Many of the world’s Indigenous groups have centered their giving practices on the Earth to ensure land preservation and be stewards of natural resources. Respecting our environment through the giving of gifts, showing gratitude for the food it provides, and living harmoniously with nature is the very core of Indigenous traditions of reciprocity. When we use the giving culture of Indigenous peoples as our guide and apply it to our planet gives, our gives become more meaningful and have greater impact.
Supporting and adopting Indigenous giving practices and traditional ecological knowledge is a way to continue the circle of giving.
A respected Sahtu Dene elder of the Dene Nations of Canada’s Northwest Territories nicely highlights Indigenous ethics of reciprocity in this story:
‘Edward was hunting near a small river when he heard a raven croaking, far off to his left. Ravens can’t kill animals themselves, so they depend on hunters and wolves to kill food for them. Flying high in the sky, they spot animals too far away for hunters or wolves to see. They then fly to the hunter and attract his attention by croaking loudly, then fly back to where the animals are. Edward stopped and watched the raven carefully. It made two trips back and forth in the same direction. Edward made a sharp turn and walked to where the raven was flying. There were no moose tracks, but he kept following the raven. When he got to the riverbank and looked down, Edward saw two big moose feeding on the bank. He shot them, skinned them, and covered the meat with their hides. Before he left, Edward put some fat meat out on the snow for the raven. He knew that without the bird, he wouldn’t have killed any meat that day.’
How can we draw from this lesson for our planet gives? While our personal experiences are not likely that of the hunter and raven, each of us can find ways to thank the Earth for all it gives us and, with compassion, intention and respect, give back to it. We can live more balanced and sustainably with small lifestyle choices like buying locally, eliminating single-use plastics, taking shorter showers, carpooling, and ensuring the products we buy are marked with ecolabels that state they are environmentally friendly. We can nurture a more harmonious balance with the land by planting trees, supporting habitat restoration projects and nature reserves, and having our voices counted to ensure government legislation protects natural habitats by outlawing development, the harvesting of natural resources, and other exploitation. In these ways, we respect our relationship with the Earth, as the hunter respected his with the bird – as mutually interdependent. These ideas are all planet gives that can be implemented by each of us, one day at a time.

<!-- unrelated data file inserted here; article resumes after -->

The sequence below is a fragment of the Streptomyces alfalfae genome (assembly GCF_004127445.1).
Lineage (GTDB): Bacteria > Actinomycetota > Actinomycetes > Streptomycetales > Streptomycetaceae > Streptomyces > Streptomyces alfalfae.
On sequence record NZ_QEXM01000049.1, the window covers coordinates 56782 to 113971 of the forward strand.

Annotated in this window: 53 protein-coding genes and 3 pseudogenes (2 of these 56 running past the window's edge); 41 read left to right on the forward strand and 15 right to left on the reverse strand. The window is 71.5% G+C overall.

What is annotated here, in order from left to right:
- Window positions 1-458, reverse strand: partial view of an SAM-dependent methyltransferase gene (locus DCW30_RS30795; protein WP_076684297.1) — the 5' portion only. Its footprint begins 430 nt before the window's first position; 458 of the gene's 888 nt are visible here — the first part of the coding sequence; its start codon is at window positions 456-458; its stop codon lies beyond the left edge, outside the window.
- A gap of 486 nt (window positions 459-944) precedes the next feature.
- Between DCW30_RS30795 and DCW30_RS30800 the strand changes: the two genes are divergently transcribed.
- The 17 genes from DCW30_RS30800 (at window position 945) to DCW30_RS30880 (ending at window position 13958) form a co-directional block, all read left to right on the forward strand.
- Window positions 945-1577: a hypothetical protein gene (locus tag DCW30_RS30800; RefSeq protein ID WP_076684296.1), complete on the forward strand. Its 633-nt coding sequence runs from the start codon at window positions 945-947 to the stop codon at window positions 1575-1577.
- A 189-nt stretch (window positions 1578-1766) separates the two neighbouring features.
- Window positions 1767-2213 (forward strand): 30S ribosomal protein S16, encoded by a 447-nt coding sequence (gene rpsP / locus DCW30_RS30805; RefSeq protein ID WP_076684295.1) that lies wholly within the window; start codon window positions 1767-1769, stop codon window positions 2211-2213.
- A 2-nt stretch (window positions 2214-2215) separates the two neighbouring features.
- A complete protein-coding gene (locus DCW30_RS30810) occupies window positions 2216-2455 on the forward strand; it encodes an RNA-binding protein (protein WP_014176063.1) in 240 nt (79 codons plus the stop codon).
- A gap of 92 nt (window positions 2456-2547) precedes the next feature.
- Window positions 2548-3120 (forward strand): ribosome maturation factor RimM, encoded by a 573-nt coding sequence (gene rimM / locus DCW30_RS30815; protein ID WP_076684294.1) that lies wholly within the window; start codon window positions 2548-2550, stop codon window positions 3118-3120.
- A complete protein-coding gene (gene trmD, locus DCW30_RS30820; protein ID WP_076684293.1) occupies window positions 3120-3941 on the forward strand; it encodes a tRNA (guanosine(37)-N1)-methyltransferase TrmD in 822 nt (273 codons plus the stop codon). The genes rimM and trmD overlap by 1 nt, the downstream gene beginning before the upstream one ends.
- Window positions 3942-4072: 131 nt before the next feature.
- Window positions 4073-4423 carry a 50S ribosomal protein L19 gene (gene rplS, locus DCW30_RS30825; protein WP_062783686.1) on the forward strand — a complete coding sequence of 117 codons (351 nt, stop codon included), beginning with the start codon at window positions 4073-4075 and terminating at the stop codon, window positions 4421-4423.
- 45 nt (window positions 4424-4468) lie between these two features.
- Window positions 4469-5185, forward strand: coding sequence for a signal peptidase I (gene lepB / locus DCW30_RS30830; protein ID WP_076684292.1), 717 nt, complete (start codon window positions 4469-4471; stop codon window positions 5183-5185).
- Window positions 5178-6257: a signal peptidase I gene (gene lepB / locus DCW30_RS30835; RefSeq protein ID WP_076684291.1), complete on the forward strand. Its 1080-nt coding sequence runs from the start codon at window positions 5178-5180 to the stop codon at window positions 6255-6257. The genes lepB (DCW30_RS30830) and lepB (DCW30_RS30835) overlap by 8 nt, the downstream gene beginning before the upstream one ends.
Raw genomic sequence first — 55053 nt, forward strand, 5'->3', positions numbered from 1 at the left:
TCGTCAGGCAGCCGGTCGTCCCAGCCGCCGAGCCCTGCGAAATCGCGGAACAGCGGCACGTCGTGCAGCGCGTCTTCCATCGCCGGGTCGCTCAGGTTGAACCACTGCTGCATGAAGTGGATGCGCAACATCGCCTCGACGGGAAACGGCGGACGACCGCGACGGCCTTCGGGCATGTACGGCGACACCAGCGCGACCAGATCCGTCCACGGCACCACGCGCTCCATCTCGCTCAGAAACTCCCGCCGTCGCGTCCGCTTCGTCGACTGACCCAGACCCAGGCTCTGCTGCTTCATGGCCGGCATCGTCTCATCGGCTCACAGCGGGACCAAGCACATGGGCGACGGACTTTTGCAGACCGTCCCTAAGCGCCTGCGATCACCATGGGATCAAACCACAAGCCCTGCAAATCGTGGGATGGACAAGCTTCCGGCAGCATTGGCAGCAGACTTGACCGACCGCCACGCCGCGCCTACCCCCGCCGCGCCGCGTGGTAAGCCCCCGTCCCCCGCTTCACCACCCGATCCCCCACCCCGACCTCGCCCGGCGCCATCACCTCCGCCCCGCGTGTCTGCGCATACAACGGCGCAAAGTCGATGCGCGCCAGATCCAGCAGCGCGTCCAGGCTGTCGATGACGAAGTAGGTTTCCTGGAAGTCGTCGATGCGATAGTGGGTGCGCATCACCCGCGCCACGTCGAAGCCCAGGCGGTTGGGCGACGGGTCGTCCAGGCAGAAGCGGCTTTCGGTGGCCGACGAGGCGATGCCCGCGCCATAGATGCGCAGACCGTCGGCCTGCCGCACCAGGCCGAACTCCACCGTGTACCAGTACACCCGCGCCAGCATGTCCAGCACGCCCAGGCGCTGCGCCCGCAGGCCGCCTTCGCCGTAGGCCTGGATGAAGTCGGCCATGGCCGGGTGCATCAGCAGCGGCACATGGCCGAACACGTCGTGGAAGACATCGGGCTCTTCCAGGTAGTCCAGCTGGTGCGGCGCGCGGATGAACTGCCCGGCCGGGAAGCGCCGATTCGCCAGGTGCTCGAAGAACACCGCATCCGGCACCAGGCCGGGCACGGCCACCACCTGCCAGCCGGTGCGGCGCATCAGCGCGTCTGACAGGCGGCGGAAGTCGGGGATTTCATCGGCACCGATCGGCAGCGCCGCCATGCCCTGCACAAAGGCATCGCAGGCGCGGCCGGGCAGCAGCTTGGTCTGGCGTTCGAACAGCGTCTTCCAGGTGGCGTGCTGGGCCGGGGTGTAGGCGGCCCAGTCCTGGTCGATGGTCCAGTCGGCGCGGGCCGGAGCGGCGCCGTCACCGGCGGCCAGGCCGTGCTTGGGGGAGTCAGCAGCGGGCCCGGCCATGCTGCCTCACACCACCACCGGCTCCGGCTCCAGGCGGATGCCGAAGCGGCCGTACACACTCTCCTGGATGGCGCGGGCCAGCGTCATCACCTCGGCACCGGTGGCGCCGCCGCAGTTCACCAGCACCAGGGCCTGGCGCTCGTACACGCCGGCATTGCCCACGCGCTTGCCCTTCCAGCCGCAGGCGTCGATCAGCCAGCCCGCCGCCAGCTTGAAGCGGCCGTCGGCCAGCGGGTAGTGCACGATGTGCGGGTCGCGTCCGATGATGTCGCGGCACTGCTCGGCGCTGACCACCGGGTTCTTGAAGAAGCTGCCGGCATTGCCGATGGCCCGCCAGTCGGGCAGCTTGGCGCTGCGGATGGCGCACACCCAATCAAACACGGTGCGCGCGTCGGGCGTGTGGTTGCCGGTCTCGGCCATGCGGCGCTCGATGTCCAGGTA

Plan your people gives to support Indigenous peoples and ways of being. Donate to Indigenous charities to support biodiversity conservation and climate action using Indigenous practices of reciprocity. Champion the inclusion of Indigenous views and values by directly including Indigenous peoples in working groups, discussions, and high-level decision-making processes. Amplify the voices of Indigenous leaders, peoples, and communities by continuing this discussion of giving circles, reciprocity, and environmental stewardship with your friends and family. Keep the giving ripple going.
For even more ways to give and make a difference, check out The 365give Challenge and see how easy and fulfilling it is to give.
 Glen Coulthard, “Place Against Empire: Understanding Indigenous Anti-Colonialism,” Affinities: A Journal of Radical Theory, Culture, and Action, Volume 4, Number 2, Fall 2010, pp. 79-83.